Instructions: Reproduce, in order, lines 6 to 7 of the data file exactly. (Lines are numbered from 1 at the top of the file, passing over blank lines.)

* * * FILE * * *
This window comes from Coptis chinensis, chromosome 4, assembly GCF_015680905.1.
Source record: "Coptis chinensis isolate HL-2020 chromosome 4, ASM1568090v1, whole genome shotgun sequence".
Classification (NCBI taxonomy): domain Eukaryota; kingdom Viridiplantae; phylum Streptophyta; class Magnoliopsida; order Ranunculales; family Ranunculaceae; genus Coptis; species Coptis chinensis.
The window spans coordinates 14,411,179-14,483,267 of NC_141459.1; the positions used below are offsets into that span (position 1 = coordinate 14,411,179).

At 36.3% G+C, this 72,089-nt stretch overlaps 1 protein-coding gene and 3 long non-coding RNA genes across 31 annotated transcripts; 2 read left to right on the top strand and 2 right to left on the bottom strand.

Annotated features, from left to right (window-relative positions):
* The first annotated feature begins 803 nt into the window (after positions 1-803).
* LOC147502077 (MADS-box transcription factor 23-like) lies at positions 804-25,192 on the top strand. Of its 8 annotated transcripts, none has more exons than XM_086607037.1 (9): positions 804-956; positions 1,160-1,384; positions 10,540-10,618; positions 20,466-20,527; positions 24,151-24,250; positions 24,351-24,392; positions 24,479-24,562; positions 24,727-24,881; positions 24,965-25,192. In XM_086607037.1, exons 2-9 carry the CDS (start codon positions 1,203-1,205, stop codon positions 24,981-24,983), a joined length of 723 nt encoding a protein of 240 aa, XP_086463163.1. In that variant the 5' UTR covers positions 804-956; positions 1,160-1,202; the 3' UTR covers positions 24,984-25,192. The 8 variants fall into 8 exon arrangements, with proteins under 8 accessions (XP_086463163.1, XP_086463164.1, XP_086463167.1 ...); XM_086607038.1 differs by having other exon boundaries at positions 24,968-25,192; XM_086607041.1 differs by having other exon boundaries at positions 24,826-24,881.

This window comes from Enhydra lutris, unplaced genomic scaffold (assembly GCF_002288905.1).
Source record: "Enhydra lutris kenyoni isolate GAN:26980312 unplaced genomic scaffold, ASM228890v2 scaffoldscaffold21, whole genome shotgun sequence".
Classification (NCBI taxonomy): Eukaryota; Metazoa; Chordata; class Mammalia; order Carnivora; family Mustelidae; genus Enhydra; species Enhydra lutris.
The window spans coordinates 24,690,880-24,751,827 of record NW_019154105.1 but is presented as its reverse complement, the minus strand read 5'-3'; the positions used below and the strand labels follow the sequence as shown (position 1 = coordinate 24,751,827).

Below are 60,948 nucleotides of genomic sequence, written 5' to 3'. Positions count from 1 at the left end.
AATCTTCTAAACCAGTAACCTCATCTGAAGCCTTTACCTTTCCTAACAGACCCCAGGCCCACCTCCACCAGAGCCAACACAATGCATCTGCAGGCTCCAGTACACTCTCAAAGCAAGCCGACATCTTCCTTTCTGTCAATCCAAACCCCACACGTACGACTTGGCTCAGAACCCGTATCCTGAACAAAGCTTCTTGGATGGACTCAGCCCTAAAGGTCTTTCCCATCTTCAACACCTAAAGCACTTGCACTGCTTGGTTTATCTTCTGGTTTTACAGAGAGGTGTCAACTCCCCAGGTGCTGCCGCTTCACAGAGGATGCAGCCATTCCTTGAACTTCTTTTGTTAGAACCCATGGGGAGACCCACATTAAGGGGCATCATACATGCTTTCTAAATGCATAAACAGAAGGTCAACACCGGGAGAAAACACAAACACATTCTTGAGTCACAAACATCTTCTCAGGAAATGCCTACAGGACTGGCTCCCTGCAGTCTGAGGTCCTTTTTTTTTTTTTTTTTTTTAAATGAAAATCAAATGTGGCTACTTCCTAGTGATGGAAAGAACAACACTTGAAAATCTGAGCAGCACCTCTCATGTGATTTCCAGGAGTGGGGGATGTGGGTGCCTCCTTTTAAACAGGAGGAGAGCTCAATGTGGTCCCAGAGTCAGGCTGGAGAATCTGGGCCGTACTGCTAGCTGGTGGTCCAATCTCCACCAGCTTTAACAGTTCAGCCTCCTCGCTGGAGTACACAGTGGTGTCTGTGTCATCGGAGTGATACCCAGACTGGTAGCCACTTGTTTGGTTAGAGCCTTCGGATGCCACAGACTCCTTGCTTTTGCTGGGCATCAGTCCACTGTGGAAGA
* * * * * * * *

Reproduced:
Annotated features, from left to right (window-relative positions):
* The first annotated feature begins 803 nt into the window (after positions 1-803).